Since his seminal 2002 debut album Englabörn, Icelandic composer Jóhann Jóhannsson has established himself as one of the leading names in modern classical music.
He’s also shown an interest in more ambitious, broader-ranging musical projects. His fourth studio album, IBM 1401 – A User’s Manual, was a meditation on obsolescent technology (based on recordings his father made on a discontinued IBM computer) while 2008’s Fordlândia imagined a soundtrack to the true story of American businessman Henry Ford’s attempt to create a utopian society based around the creation of a rubber plantation deep in the Amazon in the 1920s.
Alongside his traditional soundtrack work he’s also composed music specifically for brass ensembles, so his involvement in writing the score to The Miners’ Hymns, a film by Bill Morrison on the history of coal mining in the north east of England, felt like an appropriate fit.
The tour of the live soundtrack to the screening of the film reached the Barbican, with Gudni Franzson conducting an ensemble featuring Jóhannsson on electronics, the Iskra String Quartet and members of the Durham-based NASUWT Riverside Band. The involvement of the latter alongside the presence of strong north eastern accents in the audience re-asserted a regional dimension to the occasion. A meticulousness and sense of interlinked completeness also surrounds the piece, evident in the detailed early research from all involved in the project to the composition of the score, collation of archive footage and tonight’s live performance.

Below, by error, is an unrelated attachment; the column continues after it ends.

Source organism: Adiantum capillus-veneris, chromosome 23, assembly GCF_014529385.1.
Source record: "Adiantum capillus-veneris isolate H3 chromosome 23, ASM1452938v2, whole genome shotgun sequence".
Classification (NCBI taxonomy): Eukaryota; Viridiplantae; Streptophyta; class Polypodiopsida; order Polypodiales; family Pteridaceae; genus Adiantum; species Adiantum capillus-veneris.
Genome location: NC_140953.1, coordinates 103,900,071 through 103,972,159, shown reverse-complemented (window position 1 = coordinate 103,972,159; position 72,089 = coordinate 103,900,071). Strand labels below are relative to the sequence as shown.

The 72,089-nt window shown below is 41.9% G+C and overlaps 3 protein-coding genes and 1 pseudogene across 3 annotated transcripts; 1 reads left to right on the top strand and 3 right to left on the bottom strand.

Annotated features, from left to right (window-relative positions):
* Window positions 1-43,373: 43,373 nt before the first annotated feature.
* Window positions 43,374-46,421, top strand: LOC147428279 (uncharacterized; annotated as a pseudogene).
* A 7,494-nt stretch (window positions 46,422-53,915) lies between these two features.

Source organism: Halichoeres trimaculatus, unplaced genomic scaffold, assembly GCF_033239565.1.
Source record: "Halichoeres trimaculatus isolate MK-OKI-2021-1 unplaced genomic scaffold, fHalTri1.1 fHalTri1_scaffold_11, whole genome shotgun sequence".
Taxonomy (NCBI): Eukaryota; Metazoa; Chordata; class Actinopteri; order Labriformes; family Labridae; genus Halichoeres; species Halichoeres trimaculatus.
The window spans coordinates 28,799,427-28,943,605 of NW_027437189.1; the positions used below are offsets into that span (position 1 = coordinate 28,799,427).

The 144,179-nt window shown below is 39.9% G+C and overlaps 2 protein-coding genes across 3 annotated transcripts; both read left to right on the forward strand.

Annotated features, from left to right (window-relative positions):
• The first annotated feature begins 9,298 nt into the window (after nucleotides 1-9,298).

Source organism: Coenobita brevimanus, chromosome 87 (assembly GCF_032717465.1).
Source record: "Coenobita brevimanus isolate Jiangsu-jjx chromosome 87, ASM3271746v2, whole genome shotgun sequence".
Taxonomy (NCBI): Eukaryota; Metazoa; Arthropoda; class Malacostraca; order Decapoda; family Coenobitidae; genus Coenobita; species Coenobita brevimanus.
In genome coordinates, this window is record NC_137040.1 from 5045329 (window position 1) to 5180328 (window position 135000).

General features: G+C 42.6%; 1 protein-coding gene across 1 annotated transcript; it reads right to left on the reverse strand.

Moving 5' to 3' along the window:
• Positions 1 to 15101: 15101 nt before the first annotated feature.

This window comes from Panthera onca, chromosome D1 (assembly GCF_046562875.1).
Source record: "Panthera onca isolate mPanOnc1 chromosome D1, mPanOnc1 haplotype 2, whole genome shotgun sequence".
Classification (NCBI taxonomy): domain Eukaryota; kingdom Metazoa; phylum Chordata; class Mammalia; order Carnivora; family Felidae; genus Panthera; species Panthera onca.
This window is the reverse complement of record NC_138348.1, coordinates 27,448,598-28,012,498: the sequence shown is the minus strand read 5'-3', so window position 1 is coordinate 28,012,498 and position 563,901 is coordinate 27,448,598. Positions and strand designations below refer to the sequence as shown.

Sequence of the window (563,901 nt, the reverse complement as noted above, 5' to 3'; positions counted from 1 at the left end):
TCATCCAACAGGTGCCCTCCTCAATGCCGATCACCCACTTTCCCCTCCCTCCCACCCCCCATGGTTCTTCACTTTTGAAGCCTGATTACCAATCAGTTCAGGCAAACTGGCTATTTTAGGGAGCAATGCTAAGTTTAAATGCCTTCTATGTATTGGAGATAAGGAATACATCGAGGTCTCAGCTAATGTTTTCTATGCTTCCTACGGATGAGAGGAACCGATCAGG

Jóhannsson’s soundtrack is immediately mournful, solemn and respectful, opening movement They Being Dead Yet Speaketh sounding imperious yet restrained. The film moves from colour aerial footage of the contemporary geographical landscape to lingering, monochrome shots of the nameless, granite faces of the miners and their families. The dark, resounding clash of An Injury To One Is The Concern Of All arrives just as the film turns its focus to the detail and danger of the mining process. The heralding, impactful brass of Freedom From Want And Fear continues the strong opening.
Morrison’s film strikes a well-judged balance between romanticisation and reality throughout, the cast of silent, identity-less characters projecting a stoicism and dignity matched by the score. It may be specifically about now-departed mining communities but in a wider context the film works well as a condensed anthropological study of the bittersweet passing of time, social/economic change and class politics. It also invites further questions that can’t now be answered. Who were these men? Who did they return home to? What lives did they lead?
Jóhannsson recently commented how the film should be seen as a celebration as well as a requiem for the mining communities, something very much evident in the gradual, majestic rise of final movement The Cause Of Labour Is The Hope Of The World (the choice of socialist slogans as names for each movement is apt given that tonight’s performance falls on the 30th anniversary of the start of the 1984-5 UK miners’ strike).
Musically the finale also sees Jóhannsson return to his compositional strength. For all the beauty and power of the early stages of the score, they also were in possession of a coldness and tautness. The final movement however is full of warmth and emotion, sounding triumphant and glorious as the visual narrative draws to a close. It’s a reminder of how powerful and thought-provoking music and film can be when they combine so successfully.